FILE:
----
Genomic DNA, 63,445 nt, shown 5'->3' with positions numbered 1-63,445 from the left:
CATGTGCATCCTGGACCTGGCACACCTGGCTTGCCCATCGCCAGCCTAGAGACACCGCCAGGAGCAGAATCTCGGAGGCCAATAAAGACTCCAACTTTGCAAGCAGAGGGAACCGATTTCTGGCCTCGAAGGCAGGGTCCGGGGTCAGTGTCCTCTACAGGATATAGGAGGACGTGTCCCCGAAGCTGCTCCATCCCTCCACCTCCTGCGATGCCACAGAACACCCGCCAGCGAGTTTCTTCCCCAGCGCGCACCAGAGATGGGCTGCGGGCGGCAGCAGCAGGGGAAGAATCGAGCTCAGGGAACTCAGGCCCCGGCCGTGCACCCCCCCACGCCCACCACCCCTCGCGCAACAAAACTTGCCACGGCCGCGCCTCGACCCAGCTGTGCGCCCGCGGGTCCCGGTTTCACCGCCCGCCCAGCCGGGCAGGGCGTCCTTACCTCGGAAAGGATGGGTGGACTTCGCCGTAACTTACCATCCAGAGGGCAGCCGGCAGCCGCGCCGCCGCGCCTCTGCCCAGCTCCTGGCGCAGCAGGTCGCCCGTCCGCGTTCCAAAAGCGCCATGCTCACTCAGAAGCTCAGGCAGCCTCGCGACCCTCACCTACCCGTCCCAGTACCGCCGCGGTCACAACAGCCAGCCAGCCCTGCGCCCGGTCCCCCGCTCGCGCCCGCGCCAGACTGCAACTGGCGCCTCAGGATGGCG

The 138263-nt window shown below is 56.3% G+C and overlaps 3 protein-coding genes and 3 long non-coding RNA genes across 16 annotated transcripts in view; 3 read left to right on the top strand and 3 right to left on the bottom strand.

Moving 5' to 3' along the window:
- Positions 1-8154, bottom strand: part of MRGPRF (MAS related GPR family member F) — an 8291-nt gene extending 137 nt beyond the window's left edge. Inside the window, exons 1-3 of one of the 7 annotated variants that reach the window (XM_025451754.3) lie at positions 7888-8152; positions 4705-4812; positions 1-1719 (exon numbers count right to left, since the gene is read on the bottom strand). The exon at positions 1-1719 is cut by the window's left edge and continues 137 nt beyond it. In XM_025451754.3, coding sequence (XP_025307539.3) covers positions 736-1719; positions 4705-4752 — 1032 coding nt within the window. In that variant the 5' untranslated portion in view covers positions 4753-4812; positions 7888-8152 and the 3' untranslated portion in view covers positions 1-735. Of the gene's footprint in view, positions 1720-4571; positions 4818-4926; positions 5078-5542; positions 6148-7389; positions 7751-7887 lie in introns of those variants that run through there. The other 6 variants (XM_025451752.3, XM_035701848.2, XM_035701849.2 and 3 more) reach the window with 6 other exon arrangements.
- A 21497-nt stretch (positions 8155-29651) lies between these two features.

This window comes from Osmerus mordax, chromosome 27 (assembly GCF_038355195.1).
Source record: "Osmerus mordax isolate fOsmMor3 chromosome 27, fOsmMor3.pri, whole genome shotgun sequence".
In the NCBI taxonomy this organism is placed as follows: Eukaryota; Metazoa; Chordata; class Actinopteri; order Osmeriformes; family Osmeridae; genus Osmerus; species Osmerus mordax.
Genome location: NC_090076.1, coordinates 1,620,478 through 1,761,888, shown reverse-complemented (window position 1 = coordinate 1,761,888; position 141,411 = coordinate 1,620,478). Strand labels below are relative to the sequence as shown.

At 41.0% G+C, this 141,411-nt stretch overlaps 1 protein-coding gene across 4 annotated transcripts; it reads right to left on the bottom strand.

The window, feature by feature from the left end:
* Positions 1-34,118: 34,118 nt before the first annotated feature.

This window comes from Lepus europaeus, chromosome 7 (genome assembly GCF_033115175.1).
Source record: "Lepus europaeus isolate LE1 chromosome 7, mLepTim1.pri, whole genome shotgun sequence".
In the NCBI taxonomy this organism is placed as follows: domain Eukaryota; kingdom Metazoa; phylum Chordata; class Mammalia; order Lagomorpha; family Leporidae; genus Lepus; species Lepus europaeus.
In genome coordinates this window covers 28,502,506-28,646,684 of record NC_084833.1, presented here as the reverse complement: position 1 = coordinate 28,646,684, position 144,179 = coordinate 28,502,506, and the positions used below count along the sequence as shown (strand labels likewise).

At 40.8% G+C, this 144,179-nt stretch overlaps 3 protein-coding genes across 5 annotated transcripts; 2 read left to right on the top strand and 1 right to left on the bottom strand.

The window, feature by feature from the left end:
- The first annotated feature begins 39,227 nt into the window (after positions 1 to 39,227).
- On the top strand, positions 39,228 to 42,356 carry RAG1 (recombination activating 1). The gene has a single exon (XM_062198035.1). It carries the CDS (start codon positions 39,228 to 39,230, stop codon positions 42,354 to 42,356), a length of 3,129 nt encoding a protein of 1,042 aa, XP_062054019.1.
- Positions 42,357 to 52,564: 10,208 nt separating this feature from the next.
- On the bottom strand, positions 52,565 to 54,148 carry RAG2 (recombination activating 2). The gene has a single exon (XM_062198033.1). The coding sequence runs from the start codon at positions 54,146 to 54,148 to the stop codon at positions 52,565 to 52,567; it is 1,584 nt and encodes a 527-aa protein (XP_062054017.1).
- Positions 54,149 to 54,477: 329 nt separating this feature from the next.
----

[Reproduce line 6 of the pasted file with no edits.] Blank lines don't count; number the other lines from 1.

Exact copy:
- A 21497-nt stretch (positions 8155-29651) lies between these two features.